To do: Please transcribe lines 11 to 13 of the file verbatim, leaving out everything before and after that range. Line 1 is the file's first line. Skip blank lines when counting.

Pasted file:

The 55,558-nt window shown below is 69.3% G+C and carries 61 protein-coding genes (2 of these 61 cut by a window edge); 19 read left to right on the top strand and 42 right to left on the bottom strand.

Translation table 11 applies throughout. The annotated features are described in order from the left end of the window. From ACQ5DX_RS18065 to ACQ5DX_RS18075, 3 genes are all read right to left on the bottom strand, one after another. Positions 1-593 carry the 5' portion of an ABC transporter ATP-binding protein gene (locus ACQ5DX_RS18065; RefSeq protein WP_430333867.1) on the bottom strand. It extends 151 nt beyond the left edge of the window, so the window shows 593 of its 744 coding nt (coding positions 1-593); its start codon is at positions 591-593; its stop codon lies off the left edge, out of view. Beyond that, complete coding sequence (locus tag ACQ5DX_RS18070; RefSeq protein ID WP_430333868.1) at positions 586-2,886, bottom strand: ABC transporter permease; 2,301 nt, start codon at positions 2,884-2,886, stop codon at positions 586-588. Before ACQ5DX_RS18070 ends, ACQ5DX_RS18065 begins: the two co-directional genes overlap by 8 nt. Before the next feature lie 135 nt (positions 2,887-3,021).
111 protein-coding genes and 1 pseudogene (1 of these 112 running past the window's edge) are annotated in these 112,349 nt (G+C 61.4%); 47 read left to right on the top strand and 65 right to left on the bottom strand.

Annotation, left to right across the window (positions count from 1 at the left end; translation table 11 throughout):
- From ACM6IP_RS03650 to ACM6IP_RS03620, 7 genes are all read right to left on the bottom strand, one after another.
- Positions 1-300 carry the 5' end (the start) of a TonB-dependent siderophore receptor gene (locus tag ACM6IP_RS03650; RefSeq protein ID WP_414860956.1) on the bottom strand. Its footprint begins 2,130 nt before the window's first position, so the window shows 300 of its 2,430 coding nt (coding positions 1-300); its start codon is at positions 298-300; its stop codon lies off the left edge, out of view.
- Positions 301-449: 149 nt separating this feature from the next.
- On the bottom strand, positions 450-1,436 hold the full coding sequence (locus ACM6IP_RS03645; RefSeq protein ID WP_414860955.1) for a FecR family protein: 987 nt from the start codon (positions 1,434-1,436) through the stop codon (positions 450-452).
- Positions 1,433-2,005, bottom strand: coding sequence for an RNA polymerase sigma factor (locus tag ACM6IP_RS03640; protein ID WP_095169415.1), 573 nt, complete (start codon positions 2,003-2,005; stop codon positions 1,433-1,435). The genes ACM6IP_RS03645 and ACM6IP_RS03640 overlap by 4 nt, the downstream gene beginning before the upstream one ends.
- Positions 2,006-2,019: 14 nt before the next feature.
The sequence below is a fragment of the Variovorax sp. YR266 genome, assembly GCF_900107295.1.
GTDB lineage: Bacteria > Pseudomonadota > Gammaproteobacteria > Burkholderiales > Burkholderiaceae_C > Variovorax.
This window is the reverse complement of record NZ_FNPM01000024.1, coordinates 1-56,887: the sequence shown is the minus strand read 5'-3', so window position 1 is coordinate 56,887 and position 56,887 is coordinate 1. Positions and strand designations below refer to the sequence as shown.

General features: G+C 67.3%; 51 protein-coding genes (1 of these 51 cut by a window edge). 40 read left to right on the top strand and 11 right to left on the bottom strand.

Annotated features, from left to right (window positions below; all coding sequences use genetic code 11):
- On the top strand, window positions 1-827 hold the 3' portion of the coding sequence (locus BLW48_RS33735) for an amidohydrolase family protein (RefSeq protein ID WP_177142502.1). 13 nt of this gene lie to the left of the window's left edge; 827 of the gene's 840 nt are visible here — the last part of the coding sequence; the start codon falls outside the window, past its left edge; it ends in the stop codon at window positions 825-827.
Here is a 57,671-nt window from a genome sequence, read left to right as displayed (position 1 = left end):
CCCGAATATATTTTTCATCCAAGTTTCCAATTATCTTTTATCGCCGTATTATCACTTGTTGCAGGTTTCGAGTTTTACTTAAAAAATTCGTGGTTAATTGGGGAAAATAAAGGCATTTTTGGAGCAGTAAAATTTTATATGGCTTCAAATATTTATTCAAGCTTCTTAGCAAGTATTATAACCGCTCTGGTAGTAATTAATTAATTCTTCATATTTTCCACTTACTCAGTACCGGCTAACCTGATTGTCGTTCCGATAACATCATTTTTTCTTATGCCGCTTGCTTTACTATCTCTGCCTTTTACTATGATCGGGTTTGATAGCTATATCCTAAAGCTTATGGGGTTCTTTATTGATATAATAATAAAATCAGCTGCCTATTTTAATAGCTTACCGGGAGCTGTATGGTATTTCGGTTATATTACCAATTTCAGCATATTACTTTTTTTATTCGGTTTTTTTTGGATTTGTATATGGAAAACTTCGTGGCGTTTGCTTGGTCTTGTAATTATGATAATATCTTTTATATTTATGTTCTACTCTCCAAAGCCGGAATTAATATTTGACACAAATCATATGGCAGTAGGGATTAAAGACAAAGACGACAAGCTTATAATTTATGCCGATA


The sequence below is a fragment of the Variovorax sp. YR266 genome, assembly GCF_900107295.1.
GTDB lineage: Bacteria > Pseudomonadota > Gammaproteobacteria > Burkholderiales > Burkholderiaceae_C > Variovorax.
This window is the reverse complement of record NZ_FNPM01000024.1, coordinates 1-56,887: the sequence shown is the minus strand read 5'-3', so window position 1 is coordinate 56,887 and position 56,887 is coordinate 1. Positions and strand designations below refer to the sequence as shown.